As discussed in a previous column, the brand embrace is when online marketers utilize their digital marketing efforts to connect with their target audience in a lasting way, utilizing multiple points of contact. These connections can be passive, such as setting cookies for retargeting and marketing automation, or active, like opting in to email lists or becoming a Facebook fan. At its core, the brand embrace is literally about bringing your target audience and customers into your lasting marketing embrace. In doing this, they build their own direct channels to consumers and in many cases bypass media gatekeepers and their fees.
At one time, companies had two options to make a direct consumer connection – get their phone number and mailing address. Very expensive communication options and only one could be done with any regularity (basically, direct mail). So as are result, companies were completely reliant on expensive postage and media gatekeepers (publishers and broadcasters) to reach their target audiences. Then along came opt-in email and poof – companies could at least build up their email lists and independently efficiently communicate with their customers and target audiences.
Today, marketers have more options than ever to make direct connections with consumers, and they can grow these connections and size of their brand embrace in the process. So here is a breakdown of some connection opportunities that can be layered into a brand embrace campaign. I’m not including lead capture because that is painfully obvious.
- Retargeting cookies: This is a passive form of connection and one I describe in my previous column on the brand embrace. Setting retargeting cookies from search and utilizing retargeting (or remarketing) via a network is a great way to increase your branding frequency in a targeted way and stay with prospects during their purchase consideration phase. If you’re worried about the “controversy” over retargeting, use a transparent network so you can select sites to target with your ads. That way, you don’t have your ads selling financial products on an edgy college humor site.
- Marketing automation cookies: This is another form of passive connection. If you’re using Unica, Aprimo, Eloqua, or any other marketing automation system, you can generate trigger calls to action based on user behavior and historical behavior.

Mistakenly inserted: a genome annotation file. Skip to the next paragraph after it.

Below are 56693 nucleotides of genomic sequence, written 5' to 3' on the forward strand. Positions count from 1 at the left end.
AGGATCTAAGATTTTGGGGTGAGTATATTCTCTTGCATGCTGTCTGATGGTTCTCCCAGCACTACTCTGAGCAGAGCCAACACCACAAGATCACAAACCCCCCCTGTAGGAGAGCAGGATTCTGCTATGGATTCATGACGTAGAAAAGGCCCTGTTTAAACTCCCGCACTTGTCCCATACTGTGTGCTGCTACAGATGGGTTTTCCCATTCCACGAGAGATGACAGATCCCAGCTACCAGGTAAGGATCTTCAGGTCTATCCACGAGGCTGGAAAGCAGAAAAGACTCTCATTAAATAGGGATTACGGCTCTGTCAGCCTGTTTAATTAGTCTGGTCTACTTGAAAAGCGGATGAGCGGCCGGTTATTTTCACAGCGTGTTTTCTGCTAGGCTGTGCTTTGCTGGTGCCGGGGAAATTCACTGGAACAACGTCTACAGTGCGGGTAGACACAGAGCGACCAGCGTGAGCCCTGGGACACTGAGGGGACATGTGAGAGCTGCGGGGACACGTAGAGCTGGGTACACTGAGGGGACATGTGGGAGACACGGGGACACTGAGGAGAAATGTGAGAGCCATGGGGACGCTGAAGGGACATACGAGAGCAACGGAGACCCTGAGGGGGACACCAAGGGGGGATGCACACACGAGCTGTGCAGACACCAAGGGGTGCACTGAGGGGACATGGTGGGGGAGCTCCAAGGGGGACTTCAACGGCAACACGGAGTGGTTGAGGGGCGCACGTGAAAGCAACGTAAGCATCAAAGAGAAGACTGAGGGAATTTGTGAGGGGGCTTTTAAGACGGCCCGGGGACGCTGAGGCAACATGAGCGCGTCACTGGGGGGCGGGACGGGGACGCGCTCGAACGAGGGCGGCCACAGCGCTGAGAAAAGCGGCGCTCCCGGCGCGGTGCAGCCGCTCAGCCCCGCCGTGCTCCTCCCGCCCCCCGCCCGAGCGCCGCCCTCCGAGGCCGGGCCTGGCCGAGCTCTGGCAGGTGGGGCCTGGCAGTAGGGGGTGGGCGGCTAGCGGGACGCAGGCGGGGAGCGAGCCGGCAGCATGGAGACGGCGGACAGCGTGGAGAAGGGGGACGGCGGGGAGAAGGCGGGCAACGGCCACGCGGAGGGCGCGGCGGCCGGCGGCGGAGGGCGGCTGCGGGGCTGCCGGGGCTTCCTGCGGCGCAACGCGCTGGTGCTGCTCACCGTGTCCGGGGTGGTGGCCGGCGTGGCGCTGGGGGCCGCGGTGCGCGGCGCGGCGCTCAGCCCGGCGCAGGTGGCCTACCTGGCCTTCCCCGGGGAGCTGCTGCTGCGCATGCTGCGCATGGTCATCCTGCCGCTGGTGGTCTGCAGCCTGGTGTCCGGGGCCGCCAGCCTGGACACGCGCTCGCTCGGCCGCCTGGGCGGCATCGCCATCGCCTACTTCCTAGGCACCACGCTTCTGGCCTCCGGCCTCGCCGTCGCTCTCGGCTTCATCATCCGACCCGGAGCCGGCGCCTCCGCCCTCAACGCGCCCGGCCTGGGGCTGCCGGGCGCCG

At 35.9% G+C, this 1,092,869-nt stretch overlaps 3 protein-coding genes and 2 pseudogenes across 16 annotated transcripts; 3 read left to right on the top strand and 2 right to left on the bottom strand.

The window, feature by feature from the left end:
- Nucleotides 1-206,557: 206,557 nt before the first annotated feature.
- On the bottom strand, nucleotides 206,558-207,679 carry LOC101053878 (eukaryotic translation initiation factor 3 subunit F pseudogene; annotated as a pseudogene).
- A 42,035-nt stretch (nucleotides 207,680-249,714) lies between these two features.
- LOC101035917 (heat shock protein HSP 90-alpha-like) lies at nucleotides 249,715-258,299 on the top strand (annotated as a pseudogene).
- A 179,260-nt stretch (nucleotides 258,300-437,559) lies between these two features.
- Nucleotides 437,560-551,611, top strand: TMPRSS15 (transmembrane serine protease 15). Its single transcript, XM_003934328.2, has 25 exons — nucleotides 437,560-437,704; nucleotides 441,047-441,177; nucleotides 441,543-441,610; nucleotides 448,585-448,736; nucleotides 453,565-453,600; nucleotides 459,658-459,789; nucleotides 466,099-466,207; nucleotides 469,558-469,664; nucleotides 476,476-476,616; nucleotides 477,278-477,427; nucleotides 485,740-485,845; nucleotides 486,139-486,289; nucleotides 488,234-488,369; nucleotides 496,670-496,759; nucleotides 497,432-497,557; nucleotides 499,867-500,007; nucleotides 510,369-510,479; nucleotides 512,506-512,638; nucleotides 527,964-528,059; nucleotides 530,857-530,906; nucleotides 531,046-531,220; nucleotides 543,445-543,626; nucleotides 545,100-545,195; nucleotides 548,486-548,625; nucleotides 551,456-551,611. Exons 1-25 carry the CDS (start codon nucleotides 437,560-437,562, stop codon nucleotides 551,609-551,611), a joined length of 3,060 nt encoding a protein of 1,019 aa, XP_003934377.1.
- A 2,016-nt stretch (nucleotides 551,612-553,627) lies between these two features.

- Opt-in email: Email may not be as sexy as it once was, but guess what – it still works like nothing else. Even with spam filters and declining open rates, I still maintain that one of the most valuable assets any business can have is a well-managed house email list. So remember, don’t ignore the business of driving opt-in email subscribers and keeping your list fresh. I would take an opt-in email subscriber over a Facebook fan or Twitter follower any day!
- Facebook fans: Yes, we see companies doing this all the time. You can use banners, calls to action in your email and landing pages, and ads in Facebook specifically designed to build your fan base. But do these companies realize they are creating a brand embrace?
- Twitter followers: Yes, we see companies doing this all the time too. You can use banners, calls to action in your email and landing pages, and ads in Twitter (Promoted Accounts) specifically designed to build your follow base on a cast-per-follower basis.
- Blog RSS feed subscribers: Now you’re not going to get big numbers on this one, but these feeds can often connect to influential bloggers.
- YouTube and SlideShare followers: People can follow your channels and get alerts when you post something new. Again, don’t expect big numbers here, but expect to connect with people who care about knowing what you post.
- LinkedIn followers: So LinkedIn has been slow on the uptake here, but you can set up a company profile and people can follow the profile and be alerted to certain postings such as product and job postings. However, it is in no way as robust as Facebook status updates and newsfeeds.
As always, I’m sure I’m not listing everything here. Please do list any more you can think of in the comments.
In 2015, Verizon purchased AOL for $4.4 billion. Now, the mega wireless carrier is leveraging its wireless network as part of a new ad offering called BrandBuilder by AOL.
As the ball drops on December 31st, make sure your media strategies are stacked with timely resolutions to make the most of 2017.
Easily spotted on the mobile web: holiday ad next to plane crash story; Muslim dating ad next to KKK story; beauty ad next to domestic violence story; car ad next to emissions scandal story.
Digital has quite forcefully overturned the entire media industry, causing even the most traditional companies to adapt or be left behind.